Written on the 28 April 2015 by Jenna Rathbone


FROM the work site to the court room, Paul Hick (pictured) is proving that real industry experience really pays off in construction law.

At just 14, Hick started his career as an apprentice carpenter then progressed into various industry roles including subcontractor, estimator, project manager and drafter, and after 22 years in the industry, turned to law.

In 2004 he became a qualified lawyer and a year later was appointed Adjudicator for Security Payments legislation in Queensland, an appointment he then assumed in NSW in 2012. 

Most recently, he was asked to spearhead the expansion of Nexus Law Group as it sets down roots in Brisbane.

"I worked in the construction industry all of my life and have been driven by a desire to help clients solve problems from the start," says Hick.

"It was a natural progression into law the construction industry needs lawyers with real industry experience in order to gain better results.

"Nexus provides me with the perfect platform to apply my historical industry expertise with my legal practice and allows me to bring my passion to truly make a difference for contractors in their daily pursuit of success."

Established four years ago, Nexus was the first to bring the dispersed law firm model to Australia - a model Founder Marcus McCarthy describes as a "radical reshape of the law firm"

"It is not a virtual firm or a placement agency, it is actually a re-structure of the law firm itself, essentially being a connected platform based around a central hub office for independent consultant practitioners," he says.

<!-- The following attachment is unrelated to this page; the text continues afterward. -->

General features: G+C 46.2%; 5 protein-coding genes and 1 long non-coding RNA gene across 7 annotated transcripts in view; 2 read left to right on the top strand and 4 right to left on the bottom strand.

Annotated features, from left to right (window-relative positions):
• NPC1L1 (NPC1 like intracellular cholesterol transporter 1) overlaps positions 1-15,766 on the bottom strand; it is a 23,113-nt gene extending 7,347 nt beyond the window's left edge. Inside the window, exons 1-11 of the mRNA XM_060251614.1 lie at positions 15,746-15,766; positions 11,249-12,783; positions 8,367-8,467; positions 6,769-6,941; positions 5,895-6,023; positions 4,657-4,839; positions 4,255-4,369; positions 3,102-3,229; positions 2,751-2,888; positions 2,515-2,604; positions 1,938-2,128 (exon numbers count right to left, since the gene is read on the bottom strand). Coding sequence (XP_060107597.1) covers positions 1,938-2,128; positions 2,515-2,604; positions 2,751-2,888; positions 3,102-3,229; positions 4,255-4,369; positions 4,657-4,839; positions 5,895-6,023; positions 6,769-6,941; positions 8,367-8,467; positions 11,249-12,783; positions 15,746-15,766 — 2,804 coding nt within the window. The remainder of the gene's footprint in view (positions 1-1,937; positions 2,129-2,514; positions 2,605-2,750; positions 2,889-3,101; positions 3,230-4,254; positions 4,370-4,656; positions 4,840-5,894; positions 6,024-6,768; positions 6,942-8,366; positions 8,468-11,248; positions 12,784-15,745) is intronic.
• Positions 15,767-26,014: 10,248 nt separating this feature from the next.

"The dispersed law firm model is designed to remotely connect people geographically dispersed all over the country and put them into this collaborative platform to present one law firm face to clients."

With this in mind, McCarthy describes Nexus as a national firm and says the expansion in Brisbane was a natural progression however it was all about finding the right people to kick-off in different areas.

Nexus is currently seeking someone to spearhead the Melbourne expansion and is expecting to have a presence in VIC soon.

"I found Brisbane is a bit more aligned to what the Sydney and NSW market is compared to the VIC market so we decided we would hit QLD first and concentrate our efforts there and then look at the other states as we move forward," says McCarthy.

"We ultimately want to license an office hub in Brisbane with a couple of people who want to build and run their own networks."

Nexus Law currently has around 20 lawyers on its books.

Author: Jenna Rathbone
About: Jenna Rathbone is a Queensland-based journalist who writes on a range of issues including business and property affairs and social issues.
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